“Don’t mind Gobstopper. He doesn’t like many people. Hell, some days, he don’t even like me and I’m the one who feeds him his chow.”
Shawn jumped at the sound of the man’s voice; he hadn’t heard him come up behind the desk. But there he was standing behind the counter, smiling with teeth that looked to be stained by many years of chewing tobacco. The man turned his head to the left and spit into an old-fashioned spittoon in the corner that looked like it hadn’t been cleaned in a while. The loogy clanged on the stained metal, the sound echoing through the small office.
The man wore an eye patch with a MIA POW insignia embroidered right in the center, over his right eye. The older man’s full head of white hair and beard made him look like a one-eyed Santa Claus; his oversized beer belly helped with the illusion. Shawn immediately felt good in the man’s presence. Despite the man’s eye patch, he looked like a jolly old guy. Like if Santa Clause had decided to quit making toys to become a pirate. He stifled a giggle that threatened to escape and smiled back at the man.
“So, what can I do for you?”
“Well, I need a room with two beds preferably, but if you haven’t got any available, I’ll take whatever you got. I’ve been driving for a while and I think I would take a floor and a sleeping bag at this point.”
The man gave him a knowing smile. He paused for a second, staring into space. Shawn knew the man’s gears were turning; he probably was going over a mental map of the motel.
“Mister?” Shawn didn’t know if the old man had lost his train of thought, or if the old guy was having a stroke. The man snapped out of his trance. Just as Shawn was going to ask him if he was okay, he spoke.
“Call me Jonathan. Jonathan Piedmont. Mister has always made me feel like an old man, and I already know I’m old, so I don’t need any reminders on the subject.” Jonathan let out with a full-bellied laugh that looked and sounded like it would shake the small office off of its foundation.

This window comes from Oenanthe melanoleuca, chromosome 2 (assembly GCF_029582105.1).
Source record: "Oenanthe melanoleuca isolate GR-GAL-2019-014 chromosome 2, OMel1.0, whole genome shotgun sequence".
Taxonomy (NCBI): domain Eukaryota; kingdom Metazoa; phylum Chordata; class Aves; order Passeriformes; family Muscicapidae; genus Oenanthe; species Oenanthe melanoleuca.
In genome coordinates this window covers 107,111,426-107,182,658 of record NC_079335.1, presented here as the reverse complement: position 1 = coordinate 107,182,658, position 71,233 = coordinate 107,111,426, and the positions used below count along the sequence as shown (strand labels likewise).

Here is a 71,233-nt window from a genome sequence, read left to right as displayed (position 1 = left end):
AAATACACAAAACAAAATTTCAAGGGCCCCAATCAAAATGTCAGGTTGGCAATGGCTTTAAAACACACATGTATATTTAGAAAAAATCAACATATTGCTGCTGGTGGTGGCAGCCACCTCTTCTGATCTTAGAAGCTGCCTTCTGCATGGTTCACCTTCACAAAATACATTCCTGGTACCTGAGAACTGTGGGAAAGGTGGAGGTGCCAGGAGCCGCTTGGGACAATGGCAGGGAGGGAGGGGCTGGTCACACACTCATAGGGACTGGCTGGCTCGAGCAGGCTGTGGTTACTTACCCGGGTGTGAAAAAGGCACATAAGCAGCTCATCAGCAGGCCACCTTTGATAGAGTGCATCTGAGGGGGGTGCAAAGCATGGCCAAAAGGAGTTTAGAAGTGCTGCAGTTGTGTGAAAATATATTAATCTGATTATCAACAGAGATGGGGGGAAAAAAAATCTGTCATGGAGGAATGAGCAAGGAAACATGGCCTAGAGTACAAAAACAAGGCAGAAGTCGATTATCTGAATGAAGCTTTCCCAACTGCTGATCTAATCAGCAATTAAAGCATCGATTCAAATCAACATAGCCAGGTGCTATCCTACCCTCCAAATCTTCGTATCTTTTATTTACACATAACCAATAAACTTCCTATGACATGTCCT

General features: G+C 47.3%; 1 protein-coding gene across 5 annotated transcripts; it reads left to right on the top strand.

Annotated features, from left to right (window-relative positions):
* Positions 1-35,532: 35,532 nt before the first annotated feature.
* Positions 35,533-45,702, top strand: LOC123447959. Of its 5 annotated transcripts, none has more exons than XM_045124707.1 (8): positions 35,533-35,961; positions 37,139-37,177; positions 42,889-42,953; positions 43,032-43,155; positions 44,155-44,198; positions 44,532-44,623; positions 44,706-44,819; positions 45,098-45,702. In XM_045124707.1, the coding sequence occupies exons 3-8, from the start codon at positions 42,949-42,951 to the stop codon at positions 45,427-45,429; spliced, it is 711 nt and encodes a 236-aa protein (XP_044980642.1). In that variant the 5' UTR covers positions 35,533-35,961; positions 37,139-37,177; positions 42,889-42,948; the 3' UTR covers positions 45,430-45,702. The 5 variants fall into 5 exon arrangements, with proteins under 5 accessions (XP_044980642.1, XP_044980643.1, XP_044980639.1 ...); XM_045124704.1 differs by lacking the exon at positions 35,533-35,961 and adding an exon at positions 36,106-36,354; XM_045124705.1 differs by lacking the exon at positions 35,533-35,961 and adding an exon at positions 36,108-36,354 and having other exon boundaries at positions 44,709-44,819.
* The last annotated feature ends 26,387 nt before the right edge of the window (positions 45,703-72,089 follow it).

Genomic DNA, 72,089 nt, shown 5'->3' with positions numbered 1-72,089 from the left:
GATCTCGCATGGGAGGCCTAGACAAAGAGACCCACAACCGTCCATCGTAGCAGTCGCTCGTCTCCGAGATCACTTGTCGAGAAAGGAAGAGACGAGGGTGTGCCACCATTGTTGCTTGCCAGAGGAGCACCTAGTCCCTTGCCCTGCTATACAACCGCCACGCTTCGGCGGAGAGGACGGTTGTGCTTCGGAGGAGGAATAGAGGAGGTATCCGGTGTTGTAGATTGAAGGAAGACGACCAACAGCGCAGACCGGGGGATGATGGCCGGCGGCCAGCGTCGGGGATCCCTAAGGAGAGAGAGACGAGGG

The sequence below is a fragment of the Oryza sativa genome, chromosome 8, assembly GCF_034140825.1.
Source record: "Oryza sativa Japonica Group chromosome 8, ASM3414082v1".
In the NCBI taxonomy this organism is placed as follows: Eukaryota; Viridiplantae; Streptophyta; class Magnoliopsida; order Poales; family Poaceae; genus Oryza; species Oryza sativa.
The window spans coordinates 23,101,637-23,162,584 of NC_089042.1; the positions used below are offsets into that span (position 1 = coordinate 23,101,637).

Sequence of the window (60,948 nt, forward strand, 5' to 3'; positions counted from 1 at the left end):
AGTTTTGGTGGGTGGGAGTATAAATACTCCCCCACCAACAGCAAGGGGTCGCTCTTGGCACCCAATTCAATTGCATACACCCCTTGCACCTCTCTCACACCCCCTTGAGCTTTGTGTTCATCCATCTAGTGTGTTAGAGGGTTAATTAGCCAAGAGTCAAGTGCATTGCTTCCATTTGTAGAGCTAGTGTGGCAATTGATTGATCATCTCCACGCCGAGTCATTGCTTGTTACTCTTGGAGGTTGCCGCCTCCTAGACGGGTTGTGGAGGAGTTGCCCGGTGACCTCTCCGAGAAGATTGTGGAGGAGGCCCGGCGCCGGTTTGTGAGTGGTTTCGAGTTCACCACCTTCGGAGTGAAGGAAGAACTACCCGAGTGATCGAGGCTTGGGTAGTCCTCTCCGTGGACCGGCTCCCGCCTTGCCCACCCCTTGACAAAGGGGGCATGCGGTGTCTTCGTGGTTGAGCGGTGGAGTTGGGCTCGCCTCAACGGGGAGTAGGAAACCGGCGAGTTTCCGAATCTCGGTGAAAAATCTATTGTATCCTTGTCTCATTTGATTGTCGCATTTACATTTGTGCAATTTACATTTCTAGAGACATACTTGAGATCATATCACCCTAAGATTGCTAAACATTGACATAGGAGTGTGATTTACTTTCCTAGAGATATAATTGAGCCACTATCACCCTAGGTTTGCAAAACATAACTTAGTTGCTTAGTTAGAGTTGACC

“Shawn Bailey.” Shawn reached his hand over the counter to shake Jonathan’s hand. The man’s hand was hot almost to the point of being uncomfortable. It made Shawn want to pull away, but he shook vigorously, not wanting to be rude.
“Glad to meet ya, Shawn. Now let’s see what we got open.”
Shawn watched the old man shuffle papers on a desk that had a thick layer of dust and old coffee mug rings. It looked like it hadn’t been used in years. He moved one of the coffee mugs that had seen better days and underneath it was an old-style room key; a real key with its own plastic tag, stamped with the number one.
“Here we go. Looks like you and your family got the last room in the whole place.”
Does it have two beds?” He was really hoping to sleep in a bed without the kids.
“You’re in luck, my friend because all of our rooms have two beds. We have hide-a-beds if you need them for your family, for however long they need them. Excuse me, for however long you and your family need them.” The twinkle in Jonathan’s single eye had lost some of its luster, and the man’s smile had gone from jolly to pursed. Does this guy think my kids and wife are going to leave me during the night? He shrugged the old man’s comment off and changed the subject.
“My kids are excited about the pool out front. They were practically jumping out of the car when we pulled up.”
The old man stopped frozen over his ledger book. His smile disappeared. Shawn watched as Jonathan shook his head slowly, letting out a long sigh that rattled in the old man’s throat.